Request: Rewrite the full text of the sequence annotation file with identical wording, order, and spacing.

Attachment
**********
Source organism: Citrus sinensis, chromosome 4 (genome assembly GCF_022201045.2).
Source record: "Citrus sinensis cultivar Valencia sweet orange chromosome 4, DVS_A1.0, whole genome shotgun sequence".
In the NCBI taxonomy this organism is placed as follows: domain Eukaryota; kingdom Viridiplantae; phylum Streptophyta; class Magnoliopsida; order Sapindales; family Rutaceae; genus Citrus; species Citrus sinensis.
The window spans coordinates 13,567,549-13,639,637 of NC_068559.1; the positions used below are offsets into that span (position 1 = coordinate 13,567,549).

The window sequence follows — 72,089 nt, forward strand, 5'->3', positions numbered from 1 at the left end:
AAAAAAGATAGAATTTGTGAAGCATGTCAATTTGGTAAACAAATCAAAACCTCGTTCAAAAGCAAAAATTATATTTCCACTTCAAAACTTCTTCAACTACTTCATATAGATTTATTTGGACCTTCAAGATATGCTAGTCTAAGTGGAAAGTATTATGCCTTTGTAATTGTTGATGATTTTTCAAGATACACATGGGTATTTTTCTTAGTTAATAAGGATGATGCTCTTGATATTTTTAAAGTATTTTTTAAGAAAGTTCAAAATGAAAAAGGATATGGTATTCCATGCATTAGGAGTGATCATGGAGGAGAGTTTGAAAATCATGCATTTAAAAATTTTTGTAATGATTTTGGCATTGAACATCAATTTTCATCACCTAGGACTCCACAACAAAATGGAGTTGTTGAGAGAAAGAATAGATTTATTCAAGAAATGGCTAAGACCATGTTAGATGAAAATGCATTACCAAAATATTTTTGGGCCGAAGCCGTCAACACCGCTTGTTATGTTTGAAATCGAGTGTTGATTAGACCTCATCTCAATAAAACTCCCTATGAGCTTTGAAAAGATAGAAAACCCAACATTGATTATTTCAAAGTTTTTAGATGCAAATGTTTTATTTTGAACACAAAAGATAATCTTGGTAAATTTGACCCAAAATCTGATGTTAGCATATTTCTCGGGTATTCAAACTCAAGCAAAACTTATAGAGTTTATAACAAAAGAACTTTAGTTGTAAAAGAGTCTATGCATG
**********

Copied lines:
Source organism: Citrus sinensis, chromosome 4 (genome assembly GCF_022201045.2).
Source record: "Citrus sinensis cultivar Valencia sweet orange chromosome 4, DVS_A1.0, whole genome shotgun sequence".
In the NCBI taxonomy this organism is placed as follows: domain Eukaryota; kingdom Viridiplantae; phylum Streptophyta; class Magnoliopsida; order Sapindales; family Rutaceae; genus Citrus; species Citrus sinensis.
The window spans coordinates 13,567,549-13,639,637 of NC_068559.1; the positions used below are offsets into that span (position 1 = coordinate 13,567,549).

The window sequence follows — 72,089 nt, forward strand, 5'->3', positions numbered from 1 at the left end:
AAAAAAGATAGAATTTGTGAAGCATGTCAATTTGGTAAACAAATCAAAACCTCGTTCAAAAGCAAAAATTATATTTCCACTTCAAAACTTCTTCAACTACTTCATATAGATTTATTTGGACCTTCAAGATATGCTAGTCTAAGTGGAAAGTATTATGCCTTTGTAATTGTTGATGATTTTTCAAGATACACATGGGTATTTTTCTTAGTTAATAAGGATGATGCTCTTGATATTTTTAAAGTATTTTTTAAGAAAGTTCAAAATGAAAAAGGATATGGTATTCCATGCATTAGGAGTGATCATGGAGGAGAGTTTGAAAATCATGCATTTAAAAATTTTTGTAATGATTTTGGCATTGAACATCAATTTTCATCACCTAGGACTCCACAACAAAATGGAGTTGTTGAGAGAAAGAATAGATTTATTCAAGAAATGGCTAAGACCATGTTAGATGAAAATGCATTACCAAAATATTTTTGGGCCGAAGCCGTCAACACCGCTTGTTATGTTTGAAATCGAGTGTTGATTAGACCTCATCTCAATAAAACTCCCTATGAGCTTTGAAAAGATAGAAAACCCAACATTGATTATTTCAAAGTTTTTAGATGCAAATGTTTTATTTTGAACACAAAAGATAATCTTGGTAAATTTGACCCAAAATCTGATGTTAGCATATTTCTCGGGTATTCAAACTCAAGCAAAACTTATAGAGTTTATAACAAAAGAACTTTAGTTGTAAAAGAGTCTATGCATG